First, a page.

Guy Rosen, VP of Product Management says in a post on Facebook's newsroom that only 30 million out of the estimated 50 million had their personally identifiable information and access tokens stolen in last month's security breach.
Furthermore, "We’re cooperating with the FBI, which is actively investigating and asked us not to discuss who may be behind this attack," said Rosen.
Rosen did not provide any other details regarding FBI's reasons besides the ongoing investigation, but the most probable motive would be to avoid giving the threat actors behind the security attack a heads-up.
On September 28, in a security update press release, Rosen announced that around 50 million user accounts could be affected by a security bug in the "View As" feature introduced with a video uploading code change in July 2017.
As Rosen's report said, the actors were able to steal Facebook access tokens by exploiting a complex interaction of three distinct software bugs allowing them to use the "View As" profile feature.
The stolen access tokens can be used by the threat actors behind the attack to take over the affected Facebook user accounts, effectively allowing the attackers to use the Facebook app without having to re-enter the passwords each time, as well as any other third-party app which users the Facebook Login feature.
Facebook's September data breach was limited to only 30 million accounts of the estimated 50 million
As an immediate mitigation measure after finding out about the security breach, Facebook decided to reset the access tokens of an estimated number of 50 million users to protect their profiles' security and of some 40 million other accounts which had used the "View As" feature during the last year.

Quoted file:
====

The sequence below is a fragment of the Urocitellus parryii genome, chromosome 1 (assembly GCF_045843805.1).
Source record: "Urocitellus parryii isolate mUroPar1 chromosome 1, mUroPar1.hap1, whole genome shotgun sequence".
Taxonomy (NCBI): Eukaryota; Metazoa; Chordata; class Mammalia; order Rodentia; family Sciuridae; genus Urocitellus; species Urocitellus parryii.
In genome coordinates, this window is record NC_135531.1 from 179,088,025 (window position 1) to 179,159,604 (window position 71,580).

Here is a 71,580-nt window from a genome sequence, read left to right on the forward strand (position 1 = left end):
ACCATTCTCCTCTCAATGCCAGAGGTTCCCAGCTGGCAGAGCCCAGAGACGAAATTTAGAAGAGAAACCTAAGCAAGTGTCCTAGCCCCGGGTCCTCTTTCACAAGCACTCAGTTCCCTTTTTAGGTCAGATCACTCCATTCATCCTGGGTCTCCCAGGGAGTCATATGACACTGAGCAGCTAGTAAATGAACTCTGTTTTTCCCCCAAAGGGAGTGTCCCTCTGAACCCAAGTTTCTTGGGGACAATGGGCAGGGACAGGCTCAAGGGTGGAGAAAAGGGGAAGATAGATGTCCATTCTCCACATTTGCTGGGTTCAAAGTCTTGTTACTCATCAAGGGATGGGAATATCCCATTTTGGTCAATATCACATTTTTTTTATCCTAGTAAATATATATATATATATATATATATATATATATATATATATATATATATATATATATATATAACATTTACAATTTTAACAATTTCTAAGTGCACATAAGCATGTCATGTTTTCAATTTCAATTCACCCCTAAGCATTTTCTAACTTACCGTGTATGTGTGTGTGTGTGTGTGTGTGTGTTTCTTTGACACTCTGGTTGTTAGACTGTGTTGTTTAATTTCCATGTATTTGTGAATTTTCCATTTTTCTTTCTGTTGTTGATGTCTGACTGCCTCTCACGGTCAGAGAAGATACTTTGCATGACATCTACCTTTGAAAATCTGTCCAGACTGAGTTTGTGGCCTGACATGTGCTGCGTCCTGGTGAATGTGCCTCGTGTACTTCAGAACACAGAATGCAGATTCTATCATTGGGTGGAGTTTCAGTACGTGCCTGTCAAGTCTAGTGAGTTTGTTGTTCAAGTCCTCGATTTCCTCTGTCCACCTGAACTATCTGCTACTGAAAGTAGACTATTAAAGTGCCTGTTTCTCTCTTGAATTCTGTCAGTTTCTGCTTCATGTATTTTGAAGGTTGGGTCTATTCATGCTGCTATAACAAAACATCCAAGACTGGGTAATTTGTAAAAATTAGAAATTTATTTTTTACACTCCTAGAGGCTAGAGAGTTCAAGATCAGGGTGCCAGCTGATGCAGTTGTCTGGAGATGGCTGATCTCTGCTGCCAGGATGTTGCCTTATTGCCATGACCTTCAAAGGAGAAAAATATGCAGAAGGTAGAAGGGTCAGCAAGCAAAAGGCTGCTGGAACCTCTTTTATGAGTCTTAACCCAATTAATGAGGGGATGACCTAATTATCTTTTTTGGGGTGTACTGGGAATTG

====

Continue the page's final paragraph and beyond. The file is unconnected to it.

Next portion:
"We now know that fewer people were impacted than we originally thought. Of the 50 million people whose access tokens we believed were affected, about 30 million actually had their tokens stolen," said Rosen.
Moreover, "For 15 million people, attackers accessed two sets of information – name and contact details (phone number, email, or both, depending on what people had on their profiles). For 14 million people, the attackers accessed the same two sets of information, as well as other details people had on their profiles."
Rosen also said that users could check if their account has been affected by the breach by going to Facebook's Help Center and that all 30 million people who were involved in the incident will receive customized notifications with details about the data the attackers stole.